[Python-ideas] Required to call superclass __init__

Neil Toronto ntoronto at cs.byu.edu
Tue Nov 13 08:23:40 CET 2007

I'm not talking about having the runtime call the superclass __init__ 
for you, as I am aware of the arguments over it and I am against it 
myself. I'm talking about checking whether it's been called within a 
subclass's own __init__.

There are many kinds of objects with such complex underpinnings or 
initialization that leaving out the call to superclass __init__ would be 
disastrous. There are two situations I can think of where enforcing its 
invocation could be useful: a corporate environment and a teaching 
environment. (I've done the former and I'm working in the latter.)

If someone forgets to call a superclass __init__, problems may not show 
up until much later. Even if they do show up immediately, it's almost 
never obvious what the real problem is, especially to someone who is new 
to programming or is working on someone else's code.

I've got a working prototype metaclass and class instance 
(require_super) and decorator (super_required). Decorating a 
require_super method with @super_required will require any subclass 
override to call its superclass method, or it throws a TypeError upon 
exiting the subclass method. Here's how it works on the __init__ problem:

class A(require_super):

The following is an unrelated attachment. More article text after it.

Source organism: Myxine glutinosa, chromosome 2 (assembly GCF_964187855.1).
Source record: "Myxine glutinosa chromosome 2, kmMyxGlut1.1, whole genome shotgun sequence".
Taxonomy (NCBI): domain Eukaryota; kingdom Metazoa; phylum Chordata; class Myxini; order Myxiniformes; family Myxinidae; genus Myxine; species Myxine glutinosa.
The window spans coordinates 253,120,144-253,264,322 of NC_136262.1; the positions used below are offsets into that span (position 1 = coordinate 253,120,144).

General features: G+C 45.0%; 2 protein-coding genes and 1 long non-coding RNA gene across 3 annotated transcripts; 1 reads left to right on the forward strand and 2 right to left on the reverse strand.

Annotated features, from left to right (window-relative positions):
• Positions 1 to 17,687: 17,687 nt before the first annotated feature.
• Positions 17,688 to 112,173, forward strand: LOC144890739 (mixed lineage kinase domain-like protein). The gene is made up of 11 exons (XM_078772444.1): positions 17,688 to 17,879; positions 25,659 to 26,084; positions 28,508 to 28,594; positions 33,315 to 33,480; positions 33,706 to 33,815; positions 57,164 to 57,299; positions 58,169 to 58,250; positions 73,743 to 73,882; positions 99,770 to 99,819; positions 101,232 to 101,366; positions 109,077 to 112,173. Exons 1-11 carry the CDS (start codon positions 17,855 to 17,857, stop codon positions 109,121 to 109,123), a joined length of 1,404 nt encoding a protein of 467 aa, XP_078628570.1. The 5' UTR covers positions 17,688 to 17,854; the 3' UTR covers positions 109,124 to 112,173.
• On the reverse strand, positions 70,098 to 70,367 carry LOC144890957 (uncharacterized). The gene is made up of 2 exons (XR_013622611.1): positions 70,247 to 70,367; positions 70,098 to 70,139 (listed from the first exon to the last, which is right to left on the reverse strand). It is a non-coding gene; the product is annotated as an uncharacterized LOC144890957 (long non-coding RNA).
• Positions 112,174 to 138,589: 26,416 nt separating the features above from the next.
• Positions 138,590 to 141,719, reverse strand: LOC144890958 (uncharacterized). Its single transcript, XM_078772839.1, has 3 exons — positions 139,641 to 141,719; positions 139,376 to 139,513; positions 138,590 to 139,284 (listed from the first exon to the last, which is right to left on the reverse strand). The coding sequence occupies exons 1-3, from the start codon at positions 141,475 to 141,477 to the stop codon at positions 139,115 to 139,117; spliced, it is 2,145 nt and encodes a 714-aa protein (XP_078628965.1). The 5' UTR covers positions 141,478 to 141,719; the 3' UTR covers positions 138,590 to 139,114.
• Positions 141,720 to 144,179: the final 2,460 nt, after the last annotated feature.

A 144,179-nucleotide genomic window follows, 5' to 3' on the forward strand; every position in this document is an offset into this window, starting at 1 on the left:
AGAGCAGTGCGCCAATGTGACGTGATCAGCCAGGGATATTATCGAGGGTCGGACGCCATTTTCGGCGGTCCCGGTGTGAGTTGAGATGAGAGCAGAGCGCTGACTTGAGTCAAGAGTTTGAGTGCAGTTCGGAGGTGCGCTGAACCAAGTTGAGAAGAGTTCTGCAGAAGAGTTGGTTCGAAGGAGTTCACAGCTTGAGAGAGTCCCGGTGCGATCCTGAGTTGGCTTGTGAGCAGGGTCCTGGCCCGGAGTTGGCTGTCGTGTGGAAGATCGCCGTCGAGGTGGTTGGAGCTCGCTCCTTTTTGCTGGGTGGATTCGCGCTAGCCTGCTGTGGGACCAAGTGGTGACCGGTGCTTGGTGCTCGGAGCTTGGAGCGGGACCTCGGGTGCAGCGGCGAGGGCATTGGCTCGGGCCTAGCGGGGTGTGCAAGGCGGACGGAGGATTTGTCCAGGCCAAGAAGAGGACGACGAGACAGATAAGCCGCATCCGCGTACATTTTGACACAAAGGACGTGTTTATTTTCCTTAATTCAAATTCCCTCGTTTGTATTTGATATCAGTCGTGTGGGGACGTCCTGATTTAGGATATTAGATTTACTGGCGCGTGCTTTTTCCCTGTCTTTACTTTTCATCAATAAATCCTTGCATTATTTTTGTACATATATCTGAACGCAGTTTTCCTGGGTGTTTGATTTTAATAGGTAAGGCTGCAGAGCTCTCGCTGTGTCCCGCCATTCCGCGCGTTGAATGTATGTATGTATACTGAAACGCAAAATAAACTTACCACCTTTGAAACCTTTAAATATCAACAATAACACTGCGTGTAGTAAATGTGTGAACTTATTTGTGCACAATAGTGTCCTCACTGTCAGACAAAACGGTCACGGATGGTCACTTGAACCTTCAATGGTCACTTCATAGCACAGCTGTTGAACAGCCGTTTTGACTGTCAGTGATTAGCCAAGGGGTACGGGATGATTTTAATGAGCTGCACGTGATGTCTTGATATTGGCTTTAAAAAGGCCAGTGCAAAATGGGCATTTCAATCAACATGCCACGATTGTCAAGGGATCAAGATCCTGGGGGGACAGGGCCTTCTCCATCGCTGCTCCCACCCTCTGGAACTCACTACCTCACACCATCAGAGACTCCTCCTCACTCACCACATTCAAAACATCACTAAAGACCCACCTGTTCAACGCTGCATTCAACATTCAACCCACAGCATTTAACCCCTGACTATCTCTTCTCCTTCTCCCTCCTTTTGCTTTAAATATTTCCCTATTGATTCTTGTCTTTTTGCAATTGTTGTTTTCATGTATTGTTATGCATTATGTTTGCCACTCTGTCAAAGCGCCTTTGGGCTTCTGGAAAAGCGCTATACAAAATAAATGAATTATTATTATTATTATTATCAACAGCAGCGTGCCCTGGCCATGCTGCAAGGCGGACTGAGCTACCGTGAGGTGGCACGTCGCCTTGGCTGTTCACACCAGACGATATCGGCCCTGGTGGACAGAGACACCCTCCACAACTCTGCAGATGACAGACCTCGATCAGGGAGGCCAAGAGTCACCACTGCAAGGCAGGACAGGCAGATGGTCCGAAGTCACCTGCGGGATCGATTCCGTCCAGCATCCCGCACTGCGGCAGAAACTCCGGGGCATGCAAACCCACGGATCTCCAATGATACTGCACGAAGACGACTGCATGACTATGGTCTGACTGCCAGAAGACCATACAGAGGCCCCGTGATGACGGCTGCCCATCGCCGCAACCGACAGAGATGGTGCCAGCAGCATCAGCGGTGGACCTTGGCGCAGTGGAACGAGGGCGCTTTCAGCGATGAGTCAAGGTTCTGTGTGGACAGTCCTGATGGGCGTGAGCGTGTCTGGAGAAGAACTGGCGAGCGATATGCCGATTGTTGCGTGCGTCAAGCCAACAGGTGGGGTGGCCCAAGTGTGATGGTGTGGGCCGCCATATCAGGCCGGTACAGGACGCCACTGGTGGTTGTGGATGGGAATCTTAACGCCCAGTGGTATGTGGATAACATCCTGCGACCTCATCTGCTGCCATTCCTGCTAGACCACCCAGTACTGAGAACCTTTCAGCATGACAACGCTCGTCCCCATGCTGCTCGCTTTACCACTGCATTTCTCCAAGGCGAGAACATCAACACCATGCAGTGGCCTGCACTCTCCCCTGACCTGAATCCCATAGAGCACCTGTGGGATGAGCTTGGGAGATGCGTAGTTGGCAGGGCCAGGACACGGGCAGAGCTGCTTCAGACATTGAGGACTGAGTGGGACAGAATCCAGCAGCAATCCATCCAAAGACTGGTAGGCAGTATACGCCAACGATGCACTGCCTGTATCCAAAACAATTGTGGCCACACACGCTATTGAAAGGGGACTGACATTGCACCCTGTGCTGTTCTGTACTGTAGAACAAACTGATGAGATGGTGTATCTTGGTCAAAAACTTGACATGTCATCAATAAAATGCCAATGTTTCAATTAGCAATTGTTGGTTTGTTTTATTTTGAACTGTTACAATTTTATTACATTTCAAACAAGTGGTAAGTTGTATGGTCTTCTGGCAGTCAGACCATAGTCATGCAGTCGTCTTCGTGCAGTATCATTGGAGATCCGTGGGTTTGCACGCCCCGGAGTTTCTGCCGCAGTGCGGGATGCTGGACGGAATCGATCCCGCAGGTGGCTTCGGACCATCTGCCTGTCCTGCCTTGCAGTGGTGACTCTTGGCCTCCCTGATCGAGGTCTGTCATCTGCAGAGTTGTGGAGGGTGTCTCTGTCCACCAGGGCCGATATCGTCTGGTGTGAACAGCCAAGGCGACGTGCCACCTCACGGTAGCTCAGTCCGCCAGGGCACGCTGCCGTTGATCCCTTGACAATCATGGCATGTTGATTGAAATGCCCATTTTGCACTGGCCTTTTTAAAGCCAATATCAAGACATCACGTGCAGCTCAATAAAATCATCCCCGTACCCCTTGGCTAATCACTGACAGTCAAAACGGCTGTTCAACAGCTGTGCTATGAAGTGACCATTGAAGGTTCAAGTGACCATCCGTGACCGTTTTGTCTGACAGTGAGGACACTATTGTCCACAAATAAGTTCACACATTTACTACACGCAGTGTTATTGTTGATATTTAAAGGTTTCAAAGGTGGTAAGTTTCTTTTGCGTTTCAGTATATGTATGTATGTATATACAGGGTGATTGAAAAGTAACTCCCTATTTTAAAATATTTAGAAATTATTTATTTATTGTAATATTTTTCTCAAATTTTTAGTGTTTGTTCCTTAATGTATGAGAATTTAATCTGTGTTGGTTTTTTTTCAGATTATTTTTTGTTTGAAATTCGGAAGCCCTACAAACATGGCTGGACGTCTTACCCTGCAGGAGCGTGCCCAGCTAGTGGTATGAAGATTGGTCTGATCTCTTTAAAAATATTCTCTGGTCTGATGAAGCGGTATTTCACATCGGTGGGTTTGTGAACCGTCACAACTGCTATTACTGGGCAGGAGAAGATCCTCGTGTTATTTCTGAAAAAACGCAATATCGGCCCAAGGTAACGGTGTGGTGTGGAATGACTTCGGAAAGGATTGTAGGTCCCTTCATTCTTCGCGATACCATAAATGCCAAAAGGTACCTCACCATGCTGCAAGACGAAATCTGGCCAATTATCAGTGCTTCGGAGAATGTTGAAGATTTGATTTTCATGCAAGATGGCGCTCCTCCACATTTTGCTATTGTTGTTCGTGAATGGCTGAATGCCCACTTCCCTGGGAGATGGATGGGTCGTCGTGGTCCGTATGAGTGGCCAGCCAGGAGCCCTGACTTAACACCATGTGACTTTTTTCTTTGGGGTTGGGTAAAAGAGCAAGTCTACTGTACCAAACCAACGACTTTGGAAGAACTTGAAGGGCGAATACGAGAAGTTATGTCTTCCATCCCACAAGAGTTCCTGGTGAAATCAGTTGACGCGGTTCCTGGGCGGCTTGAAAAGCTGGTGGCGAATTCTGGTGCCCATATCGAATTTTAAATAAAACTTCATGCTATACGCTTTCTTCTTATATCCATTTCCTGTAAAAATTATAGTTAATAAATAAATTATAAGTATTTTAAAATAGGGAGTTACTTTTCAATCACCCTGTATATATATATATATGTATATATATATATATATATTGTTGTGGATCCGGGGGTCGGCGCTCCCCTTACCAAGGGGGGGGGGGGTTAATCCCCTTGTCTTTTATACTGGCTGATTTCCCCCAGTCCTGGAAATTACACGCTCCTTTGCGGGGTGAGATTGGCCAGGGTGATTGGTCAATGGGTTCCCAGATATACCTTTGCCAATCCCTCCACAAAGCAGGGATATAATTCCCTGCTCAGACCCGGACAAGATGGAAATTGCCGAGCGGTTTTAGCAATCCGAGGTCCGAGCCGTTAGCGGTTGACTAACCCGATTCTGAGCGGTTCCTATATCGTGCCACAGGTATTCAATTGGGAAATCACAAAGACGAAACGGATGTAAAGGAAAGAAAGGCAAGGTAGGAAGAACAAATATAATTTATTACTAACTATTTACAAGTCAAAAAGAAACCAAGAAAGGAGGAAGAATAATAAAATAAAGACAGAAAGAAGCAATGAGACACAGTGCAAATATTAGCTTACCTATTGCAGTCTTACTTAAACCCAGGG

def __init__(self):

a = A()  # No problem

class B(A):
     def __init__(self):
         super(B, self).__init__()

b = B()  # No problem

class C(B):
     def __init__(self):
         pass  # this could be a problem

c = C()  # TypeError: C.__init__: no super call

class D(C):
     def __init__(self):
         super(D, self).__init__()

d = D()  # TypeError: C.__init__: no super call

As long as A.__init__ is eventually called, it doesn't raise a TypeError.

There's not much magic involved (as metaclasses go), just explicit and 
implicit method wrappers, and no crufty-looking magic words in the 
subclasses. Not calling the superclass method results in immediate 
runtime feedback. I've tested this on a medium-small, real-life 
single-inheritance hierarchy and it seems to work just fine. (I *think* 
it should work with multiple inheritance.)

Two questions:

1. Is the original problem (missed superclass method calls) big enough 
to warrant language, runtime, or library support for a similar solution?

2. Does anybody but me think this is a great idea?


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